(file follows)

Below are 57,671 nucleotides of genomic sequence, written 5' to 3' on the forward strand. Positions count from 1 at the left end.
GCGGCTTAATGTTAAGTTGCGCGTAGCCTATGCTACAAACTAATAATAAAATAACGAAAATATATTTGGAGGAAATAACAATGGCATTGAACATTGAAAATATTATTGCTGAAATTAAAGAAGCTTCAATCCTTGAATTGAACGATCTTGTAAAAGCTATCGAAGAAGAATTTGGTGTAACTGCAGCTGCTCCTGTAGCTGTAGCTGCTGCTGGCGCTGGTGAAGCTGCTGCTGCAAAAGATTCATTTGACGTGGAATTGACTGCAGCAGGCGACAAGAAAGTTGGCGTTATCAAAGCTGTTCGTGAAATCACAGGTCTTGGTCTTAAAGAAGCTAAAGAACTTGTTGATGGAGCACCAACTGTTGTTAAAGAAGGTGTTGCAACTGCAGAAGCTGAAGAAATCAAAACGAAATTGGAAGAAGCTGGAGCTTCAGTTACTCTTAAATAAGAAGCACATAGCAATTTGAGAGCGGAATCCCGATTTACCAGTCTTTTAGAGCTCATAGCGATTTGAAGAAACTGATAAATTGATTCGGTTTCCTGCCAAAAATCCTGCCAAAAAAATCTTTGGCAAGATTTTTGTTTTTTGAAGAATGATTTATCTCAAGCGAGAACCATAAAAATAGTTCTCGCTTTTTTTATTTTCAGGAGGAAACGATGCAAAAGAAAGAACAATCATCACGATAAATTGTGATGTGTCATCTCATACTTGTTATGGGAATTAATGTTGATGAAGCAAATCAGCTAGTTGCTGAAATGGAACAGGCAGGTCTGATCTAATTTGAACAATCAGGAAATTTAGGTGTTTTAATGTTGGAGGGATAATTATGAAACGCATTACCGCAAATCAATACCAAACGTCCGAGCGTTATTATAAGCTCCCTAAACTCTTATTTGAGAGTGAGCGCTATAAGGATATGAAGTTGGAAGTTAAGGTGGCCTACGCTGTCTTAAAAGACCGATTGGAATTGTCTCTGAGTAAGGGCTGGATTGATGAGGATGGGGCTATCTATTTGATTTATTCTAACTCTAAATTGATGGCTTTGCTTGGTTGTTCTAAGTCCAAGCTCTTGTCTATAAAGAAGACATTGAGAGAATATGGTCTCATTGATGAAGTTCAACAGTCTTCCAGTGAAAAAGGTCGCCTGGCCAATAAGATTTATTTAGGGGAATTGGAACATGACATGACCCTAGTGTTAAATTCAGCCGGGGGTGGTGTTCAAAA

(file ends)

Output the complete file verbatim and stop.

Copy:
Below are 57,671 nucleotides of genomic sequence, written 5' to 3' on the forward strand. Positions count from 1 at the left end.
GCGGCTTAATGTTAAGTTGCGCGTAGCCTATGCTACAAACTAATAATAAAATAACGAAAATATATTTGGAGGAAATAACAATGGCATTGAACATTGAAAATATTATTGCTGAAATTAAAGAAGCTTCAATCCTTGAATTGAACGATCTTGTAAAAGCTATCGAAGAAGAATTTGGTGTAACTGCAGCTGCTCCTGTAGCTGTAGCTGCTGCTGGCGCTGGTGAAGCTGCTGCTGCAAAAGATTCATTTGACGTGGAATTGACTGCAGCAGGCGACAAGAAAGTTGGCGTTATCAAAGCTGTTCGTGAAATCACAGGTCTTGGTCTTAAAGAAGCTAAAGAACTTGTTGATGGAGCACCAACTGTTGTTAAAGAAGGTGTTGCAACTGCAGAAGCTGAAGAAATCAAAACGAAATTGGAAGAAGCTGGAGCTTCAGTTACTCTTAAATAAGAAGCACATAGCAATTTGAGAGCGGAATCCCGATTTACCAGTCTTTTAGAGCTCATAGCGATTTGAAGAAACTGATAAATTGATTCGGTTTCCTGCCAAAAATCCTGCCAAAAAAATCTTTGGCAAGATTTTTGTTTTTTGAAGAATGATTTATCTCAAGCGAGAACCATAAAAATAGTTCTCGCTTTTTTTATTTTCAGGAGGAAACGATGCAAAAGAAAGAACAATCATCACGATAAATTGTGATGTGTCATCTCATACTTGTTATGGGAATTAATGTTGATGAAGCAAATCAGCTAGTTGCTGAAATGGAACAGGCAGGTCTGATCTAATTTGAACAATCAGGAAATTTAGGTGTTTTAATGTTGGAGGGATAATTATGAAACGCATTACCGCAAATCAATACCAAACGTCCGAGCGTTATTATAAGCTCCCTAAACTCTTATTTGAGAGTGAGCGCTATAAGGATATGAAGTTGGAAGTTAAGGTGGCCTACGCTGTCTTAAAAGACCGATTGGAATTGTCTCTGAGTAAGGGCTGGATTGATGAGGATGGGGCTATCTATTTGATTTATTCTAACTCTAAATTGATGGCTTTGCTTGGTTGTTCTAAGTCCAAGCTCTTGTCTATAAAGAAGACATTGAGAGAATATGGTCTCATTGATGAAGTTCAACAGTCTTCCAGTGAAAAAGGTCGCCTGGCCAATAAGATTTATTTAGGGGAATTGGAACATGACATGACCCTAGTGTTAAATTCAGCCGGGGGTGGTGTTCAAAA